Tuesday, March 10, 2015

Ending the Invisible Library | Linked Data

Ending the Invisible Library | Linked Data. Matt Enis. Library Journal. February 24, 2015.
The World Wide Web began as a collection of web pages that were navigated with links. Now, and going forward, the web is increasingly about data and relationships among data objects. The use of MARC is "becoming an anachronism in an increasingly networked world". The site schema.org, is a collection of structured data ­schemas that help web designers specify entities and relationships among entities, but these tools were not designed with libraries in mind. MARC lacks the ability to encode this information or make it accessible on the web. Libraries need to start formatting their data so it can be accessed from internet search tools.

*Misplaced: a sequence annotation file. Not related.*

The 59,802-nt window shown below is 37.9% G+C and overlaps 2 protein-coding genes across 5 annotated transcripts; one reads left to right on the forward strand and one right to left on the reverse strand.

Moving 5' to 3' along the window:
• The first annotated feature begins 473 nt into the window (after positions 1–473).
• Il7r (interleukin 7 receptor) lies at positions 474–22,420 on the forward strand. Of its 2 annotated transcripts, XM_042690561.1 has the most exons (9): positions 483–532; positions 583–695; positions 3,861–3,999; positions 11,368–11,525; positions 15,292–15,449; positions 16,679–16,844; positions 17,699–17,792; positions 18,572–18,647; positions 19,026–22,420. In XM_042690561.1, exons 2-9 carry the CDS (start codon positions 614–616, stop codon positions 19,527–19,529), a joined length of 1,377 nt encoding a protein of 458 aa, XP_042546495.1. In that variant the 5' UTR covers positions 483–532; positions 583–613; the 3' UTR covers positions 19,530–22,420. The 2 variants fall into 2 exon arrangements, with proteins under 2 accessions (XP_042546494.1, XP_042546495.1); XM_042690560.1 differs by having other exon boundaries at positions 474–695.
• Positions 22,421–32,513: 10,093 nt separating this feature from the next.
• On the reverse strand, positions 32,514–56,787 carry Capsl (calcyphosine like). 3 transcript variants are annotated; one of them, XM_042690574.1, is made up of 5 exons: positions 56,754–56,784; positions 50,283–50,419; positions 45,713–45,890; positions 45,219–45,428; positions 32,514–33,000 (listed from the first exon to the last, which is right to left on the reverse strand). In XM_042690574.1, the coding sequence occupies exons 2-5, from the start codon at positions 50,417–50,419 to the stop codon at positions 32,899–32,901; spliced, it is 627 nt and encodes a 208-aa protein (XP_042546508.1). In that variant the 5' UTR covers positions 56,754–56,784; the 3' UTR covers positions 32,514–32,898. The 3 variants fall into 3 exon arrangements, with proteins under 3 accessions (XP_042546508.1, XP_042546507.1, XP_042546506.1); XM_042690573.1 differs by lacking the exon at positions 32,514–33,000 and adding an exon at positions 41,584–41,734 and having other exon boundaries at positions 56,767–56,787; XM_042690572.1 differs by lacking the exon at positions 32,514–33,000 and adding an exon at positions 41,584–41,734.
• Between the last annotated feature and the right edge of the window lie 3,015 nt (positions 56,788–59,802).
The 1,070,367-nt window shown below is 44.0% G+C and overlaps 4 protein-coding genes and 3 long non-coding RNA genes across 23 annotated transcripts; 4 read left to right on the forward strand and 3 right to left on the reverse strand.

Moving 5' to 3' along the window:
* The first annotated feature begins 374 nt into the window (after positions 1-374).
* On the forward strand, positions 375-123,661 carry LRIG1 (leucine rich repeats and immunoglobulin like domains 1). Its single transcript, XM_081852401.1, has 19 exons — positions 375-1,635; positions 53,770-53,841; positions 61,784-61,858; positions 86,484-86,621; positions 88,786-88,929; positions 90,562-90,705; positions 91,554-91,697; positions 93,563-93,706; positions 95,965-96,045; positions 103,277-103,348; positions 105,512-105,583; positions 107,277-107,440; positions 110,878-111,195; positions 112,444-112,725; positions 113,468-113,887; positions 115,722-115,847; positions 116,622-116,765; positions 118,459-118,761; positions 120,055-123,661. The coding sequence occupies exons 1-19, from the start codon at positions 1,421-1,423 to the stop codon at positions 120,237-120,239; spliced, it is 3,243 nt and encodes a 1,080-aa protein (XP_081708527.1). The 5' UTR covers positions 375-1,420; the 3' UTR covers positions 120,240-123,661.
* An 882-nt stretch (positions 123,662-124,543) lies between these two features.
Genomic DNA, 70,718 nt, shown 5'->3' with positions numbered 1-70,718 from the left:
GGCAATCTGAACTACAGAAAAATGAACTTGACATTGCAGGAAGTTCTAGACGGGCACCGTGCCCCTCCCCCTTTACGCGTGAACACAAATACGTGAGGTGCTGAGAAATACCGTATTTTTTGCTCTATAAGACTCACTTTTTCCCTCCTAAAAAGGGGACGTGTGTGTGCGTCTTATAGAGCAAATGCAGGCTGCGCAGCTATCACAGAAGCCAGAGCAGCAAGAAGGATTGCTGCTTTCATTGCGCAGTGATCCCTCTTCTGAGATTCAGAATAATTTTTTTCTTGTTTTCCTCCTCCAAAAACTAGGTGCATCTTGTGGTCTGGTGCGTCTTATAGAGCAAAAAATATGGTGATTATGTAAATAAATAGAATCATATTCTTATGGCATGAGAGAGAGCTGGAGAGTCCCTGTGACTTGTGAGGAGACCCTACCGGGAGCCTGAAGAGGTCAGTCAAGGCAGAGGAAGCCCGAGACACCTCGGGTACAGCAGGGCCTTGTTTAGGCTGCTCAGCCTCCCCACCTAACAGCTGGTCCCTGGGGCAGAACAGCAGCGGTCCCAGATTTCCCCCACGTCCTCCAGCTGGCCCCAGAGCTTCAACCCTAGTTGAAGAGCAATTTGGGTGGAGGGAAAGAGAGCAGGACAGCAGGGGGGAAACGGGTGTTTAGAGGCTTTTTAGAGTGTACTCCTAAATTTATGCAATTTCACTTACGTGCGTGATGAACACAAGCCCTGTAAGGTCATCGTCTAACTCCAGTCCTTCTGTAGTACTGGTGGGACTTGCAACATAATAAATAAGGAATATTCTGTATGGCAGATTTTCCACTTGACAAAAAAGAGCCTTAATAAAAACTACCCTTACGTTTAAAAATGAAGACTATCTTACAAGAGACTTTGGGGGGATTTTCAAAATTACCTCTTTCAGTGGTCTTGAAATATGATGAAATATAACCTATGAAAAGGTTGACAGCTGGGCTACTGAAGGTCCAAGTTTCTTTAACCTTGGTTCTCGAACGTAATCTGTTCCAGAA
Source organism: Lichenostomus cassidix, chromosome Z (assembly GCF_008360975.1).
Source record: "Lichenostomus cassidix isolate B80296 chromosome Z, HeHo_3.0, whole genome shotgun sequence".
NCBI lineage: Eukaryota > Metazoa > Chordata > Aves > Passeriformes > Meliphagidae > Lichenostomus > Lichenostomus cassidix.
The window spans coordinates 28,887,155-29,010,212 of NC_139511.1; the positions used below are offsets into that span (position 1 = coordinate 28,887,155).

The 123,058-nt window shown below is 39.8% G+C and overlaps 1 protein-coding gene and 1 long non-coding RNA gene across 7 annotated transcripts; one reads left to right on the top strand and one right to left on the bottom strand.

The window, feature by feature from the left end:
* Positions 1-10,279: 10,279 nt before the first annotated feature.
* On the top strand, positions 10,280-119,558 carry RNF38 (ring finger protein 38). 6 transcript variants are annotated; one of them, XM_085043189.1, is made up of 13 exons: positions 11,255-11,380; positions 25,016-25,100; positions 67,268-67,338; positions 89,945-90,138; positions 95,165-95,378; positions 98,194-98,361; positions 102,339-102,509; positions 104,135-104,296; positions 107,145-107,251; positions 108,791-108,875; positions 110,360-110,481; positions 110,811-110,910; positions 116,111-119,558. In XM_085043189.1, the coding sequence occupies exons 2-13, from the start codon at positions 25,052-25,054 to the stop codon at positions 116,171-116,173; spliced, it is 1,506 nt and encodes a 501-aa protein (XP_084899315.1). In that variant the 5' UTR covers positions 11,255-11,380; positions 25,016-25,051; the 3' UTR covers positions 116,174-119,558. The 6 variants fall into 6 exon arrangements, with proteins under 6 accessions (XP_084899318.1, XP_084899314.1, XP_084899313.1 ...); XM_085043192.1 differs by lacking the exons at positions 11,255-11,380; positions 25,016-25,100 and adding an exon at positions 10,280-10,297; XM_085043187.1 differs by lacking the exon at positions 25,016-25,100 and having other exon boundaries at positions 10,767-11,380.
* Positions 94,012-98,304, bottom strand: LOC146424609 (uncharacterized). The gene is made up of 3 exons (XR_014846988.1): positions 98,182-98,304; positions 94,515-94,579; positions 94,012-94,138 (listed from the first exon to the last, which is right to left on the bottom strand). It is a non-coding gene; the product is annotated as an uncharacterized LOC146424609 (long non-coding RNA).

The W3C Schema Bib Extend Community Group (librarians, vendors, and organizations) have been working to expand schema.org to better represent library bibliographic information for search engines. The Library of congress has been working with the BIBFRAME project; “a major focus of the project is to translate the MARC 21 format to a Linked Data model while retaining as much as possible the robust and beneficial aspects of the historical format.” This will structure library records so that search engines can “extract meaningful information" and make it available. Ultimately, LC plans for BIBFRAME to replace MARC; there is a tool to convert MARC records to BIBFRAME.

The Libhub Initiative is a proof-of-concept project to build a network of libraries using BIBFRAME standards to link data between institutions and show how this can make library resources more visible on the internet.

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